There's nothing like a worldwide pandemic to tear the fabric of modern life to shreds and make you grieve almost every thread of it. For many of us, that's shaping an idea of how we want to re-patch our lives when this nightmare ends. We asked people to tell us about that.
Sanita, 23, New Zealand
It's sounds super sad, but this has made me realise how socially withdrawn I've been. I had so many chances to expand my social circle and generate more social activity in my life, but I kept putting it off. Now I wish so much I'd done more of that, when it was actually (in hindsight) very easy to do. I'd at least have more people to FaceTime with now. It's made me more motivated than ever to compensate for that, when this is all over.
Ben, 32, UK
This virus has taught me to just fucking do it. Take the trip, ask for the sabbatical, move overseas. Mainly travel stuff, I guess. Travel is so important to me but I put it off over and over again for career reasons, and now I'm kicking myself. You always think the possibility is open to you, that travel will always be there as an option. And now it's not.
Ruby, 26, US
Being cooped up at home has got me thinking how little exploring I do, in general. I stick to the same places and neighbourhoods, week after week. But now I would give anything to go and find little corners of my own city and the world, because I have a newfound and intense awareness of how much that enriches your life.
Liam, 34, Canada
I think a lot about my grandparents and how special they are, now. Sorry, sappy. But the very real threat of losing them, due to their increased vulnerability to this virus, has been a horrible shock. It's woken me up to the fact we only get limited years with them, and to treasure those years. I wish so much I could share a lovely home-cooked meal with them and a hug.
Emma, 26, New York
My immediate family all live in different countries. Every single one of us—me, my mum and dad (who are divorced), and each of my two sisters. So we are sealed off from each other now, with no idea how long for, thanks to travel bans and border closures. I don't know how to address this issue, but it's solidified in my mind how fundamentally wrong it is. Families need each other; they should live in the same country, even after divorce. Because we moved so much as a family and never had a "home" country (except for where we were born) we are now all isolated. Covid-19 has made me utterly determined not to repeat the same pattern. If and when I have a family, I'm going to do everything in my power to keep it together, at least geographically. I can't let this happen again.
Danielle, 30, Australia
This has brought home to me that our health isn't sacred. About two years ago I came down with this crazy freak autoimmune disease called Reactive Arthritis; it came on overnight and within a week I couldn't walk anymore or use my hands. Long story short, it took about six months before I was approved to go on some miracle medication that quite literally changed my life and got me walking and out of pain. The pay off? They turn off my immune system. What this pandemic has really gotten me thinking is how serious having no immune system can actually be, in a world where people don't identify young healthy looking people with being "at risk".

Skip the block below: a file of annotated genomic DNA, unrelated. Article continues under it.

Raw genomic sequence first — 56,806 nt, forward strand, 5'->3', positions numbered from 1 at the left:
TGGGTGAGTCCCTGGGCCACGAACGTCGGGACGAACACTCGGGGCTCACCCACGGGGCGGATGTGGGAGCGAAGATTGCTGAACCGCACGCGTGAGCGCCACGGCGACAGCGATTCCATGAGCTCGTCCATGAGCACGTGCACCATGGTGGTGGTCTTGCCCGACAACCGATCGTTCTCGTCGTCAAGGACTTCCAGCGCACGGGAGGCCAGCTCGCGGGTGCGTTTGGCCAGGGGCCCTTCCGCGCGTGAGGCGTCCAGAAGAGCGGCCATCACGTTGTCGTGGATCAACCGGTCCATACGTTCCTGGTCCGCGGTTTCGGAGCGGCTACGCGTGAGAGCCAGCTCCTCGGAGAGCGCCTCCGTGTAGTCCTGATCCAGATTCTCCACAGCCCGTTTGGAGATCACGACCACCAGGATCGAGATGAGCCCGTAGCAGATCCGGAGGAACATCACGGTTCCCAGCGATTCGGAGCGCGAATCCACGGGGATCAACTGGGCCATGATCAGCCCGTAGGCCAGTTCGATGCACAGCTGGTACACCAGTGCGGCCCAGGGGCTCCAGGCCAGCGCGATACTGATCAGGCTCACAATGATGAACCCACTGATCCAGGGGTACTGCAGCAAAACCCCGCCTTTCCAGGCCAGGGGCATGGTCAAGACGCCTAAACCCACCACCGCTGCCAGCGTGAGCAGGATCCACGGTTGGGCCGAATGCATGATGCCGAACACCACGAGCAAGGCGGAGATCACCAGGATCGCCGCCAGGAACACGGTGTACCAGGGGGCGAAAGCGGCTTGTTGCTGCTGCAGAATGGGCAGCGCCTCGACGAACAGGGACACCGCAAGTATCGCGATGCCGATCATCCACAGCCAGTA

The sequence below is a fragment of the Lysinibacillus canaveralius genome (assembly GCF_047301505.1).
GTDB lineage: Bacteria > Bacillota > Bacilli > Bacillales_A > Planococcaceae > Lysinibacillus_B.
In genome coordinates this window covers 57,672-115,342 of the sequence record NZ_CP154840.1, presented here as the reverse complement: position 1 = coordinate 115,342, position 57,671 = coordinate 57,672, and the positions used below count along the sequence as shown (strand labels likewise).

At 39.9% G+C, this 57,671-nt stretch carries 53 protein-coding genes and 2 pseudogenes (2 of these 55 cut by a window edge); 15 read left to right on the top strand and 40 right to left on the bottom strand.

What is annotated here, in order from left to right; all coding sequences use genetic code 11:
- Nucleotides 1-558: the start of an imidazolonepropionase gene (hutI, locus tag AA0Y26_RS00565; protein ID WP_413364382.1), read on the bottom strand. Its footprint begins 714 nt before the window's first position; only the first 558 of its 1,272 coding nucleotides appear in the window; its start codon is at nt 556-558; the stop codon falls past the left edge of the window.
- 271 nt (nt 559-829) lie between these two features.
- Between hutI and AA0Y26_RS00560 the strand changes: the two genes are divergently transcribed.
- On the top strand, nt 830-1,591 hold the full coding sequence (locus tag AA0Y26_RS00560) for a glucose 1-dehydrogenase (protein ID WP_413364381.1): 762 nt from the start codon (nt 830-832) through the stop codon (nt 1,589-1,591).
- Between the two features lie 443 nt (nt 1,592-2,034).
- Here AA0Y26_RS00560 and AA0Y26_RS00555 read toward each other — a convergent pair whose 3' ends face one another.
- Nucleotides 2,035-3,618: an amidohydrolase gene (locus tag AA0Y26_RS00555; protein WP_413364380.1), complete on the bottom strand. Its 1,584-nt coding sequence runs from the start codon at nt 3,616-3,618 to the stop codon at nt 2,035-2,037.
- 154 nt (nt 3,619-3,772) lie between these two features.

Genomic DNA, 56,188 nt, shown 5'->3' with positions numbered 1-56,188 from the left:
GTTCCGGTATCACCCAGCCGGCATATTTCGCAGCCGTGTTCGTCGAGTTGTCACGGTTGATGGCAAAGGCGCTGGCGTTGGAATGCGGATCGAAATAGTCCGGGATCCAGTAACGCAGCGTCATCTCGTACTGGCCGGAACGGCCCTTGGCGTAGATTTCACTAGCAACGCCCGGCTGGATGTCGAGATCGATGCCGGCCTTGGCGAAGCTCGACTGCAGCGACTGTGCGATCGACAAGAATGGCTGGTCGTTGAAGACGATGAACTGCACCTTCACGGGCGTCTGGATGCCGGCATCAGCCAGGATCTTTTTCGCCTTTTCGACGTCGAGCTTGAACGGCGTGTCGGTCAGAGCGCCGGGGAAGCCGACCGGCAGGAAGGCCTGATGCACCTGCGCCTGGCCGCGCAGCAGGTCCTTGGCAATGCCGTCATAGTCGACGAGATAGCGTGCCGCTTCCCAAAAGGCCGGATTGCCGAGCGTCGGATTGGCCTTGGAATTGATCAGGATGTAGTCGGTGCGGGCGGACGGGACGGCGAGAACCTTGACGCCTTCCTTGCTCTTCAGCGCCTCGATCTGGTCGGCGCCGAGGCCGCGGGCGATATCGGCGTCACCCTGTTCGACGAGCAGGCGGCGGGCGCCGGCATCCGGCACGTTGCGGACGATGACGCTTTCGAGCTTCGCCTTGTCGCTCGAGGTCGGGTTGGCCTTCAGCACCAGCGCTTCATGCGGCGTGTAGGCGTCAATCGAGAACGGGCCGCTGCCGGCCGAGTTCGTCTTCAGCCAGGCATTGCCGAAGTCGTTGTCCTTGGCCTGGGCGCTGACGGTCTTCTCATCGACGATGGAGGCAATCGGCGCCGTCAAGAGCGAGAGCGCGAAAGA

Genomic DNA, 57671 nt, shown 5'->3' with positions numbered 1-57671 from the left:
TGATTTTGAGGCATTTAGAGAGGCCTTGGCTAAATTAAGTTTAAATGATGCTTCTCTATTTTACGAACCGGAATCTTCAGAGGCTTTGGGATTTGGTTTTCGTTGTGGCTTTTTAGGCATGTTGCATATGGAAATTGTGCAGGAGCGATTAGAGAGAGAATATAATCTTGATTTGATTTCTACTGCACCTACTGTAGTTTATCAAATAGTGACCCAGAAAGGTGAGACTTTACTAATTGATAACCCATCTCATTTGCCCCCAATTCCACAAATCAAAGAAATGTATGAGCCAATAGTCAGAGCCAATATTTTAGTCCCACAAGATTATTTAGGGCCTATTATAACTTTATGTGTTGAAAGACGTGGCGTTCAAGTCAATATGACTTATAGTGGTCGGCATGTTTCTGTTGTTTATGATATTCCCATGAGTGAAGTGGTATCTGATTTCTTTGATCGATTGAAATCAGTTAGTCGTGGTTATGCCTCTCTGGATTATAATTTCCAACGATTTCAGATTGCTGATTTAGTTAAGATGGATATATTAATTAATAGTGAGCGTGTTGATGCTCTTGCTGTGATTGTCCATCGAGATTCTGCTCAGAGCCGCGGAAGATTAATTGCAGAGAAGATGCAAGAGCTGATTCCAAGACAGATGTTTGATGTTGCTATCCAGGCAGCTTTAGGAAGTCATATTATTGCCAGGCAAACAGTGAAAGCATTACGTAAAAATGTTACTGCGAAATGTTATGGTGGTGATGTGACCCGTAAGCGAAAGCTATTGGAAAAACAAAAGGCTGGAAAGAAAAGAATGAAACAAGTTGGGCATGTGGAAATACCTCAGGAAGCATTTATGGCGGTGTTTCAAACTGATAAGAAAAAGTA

For the last few months, I had been thinking of the "right" moment to move to Singapore, my boyfriend's country, and now I swing between complete despair over not having done that soon enough, and utter helplessness that maybe it's too late.
Therese, 28, Singapore
For the most part, I think the pandemic has put things in perspective for me. I used to be so focused on figuring out "the next thing" for my career, travel, relationships. But now I'm forced to live in the present, which is something I was never good at. It's a good exercise, and probably something I should have done sooner.
Sharon, 29, Singapore
While in the early stages I was fascinated by the advent of this major catalyst, I realised that I don't want to let a pandemic become a distraction from all the other things in this world that I find important. As far as my life goes, it's the same—I'm just trying to live more consciously and adapt constantly. Do the best I can while causing the least harm possible. And I should be doing all of that regardless of what's going on in the world.
Sara, 30, Australia
I've always had an obsession with "the apocalypse". I have like fully fleshed out zombie evacuation plans [and] I will read and watch anything that has dystopian overtones. I often wondered why this is; then when the bushfires and COVID-19 hit within two months of each other, I realised that I held this obsession because I didn't realistically think anything that fucked would ever happen to Australia. My doomsday obsession was kind of like a kinky fantasy. I know I'm everything wrong with privileged white people, but honestly, I never thought that something like this would happen to this scale, in my lifetime, and now that it has, I'm pretty terrified. It's not a fun fantasy anymore.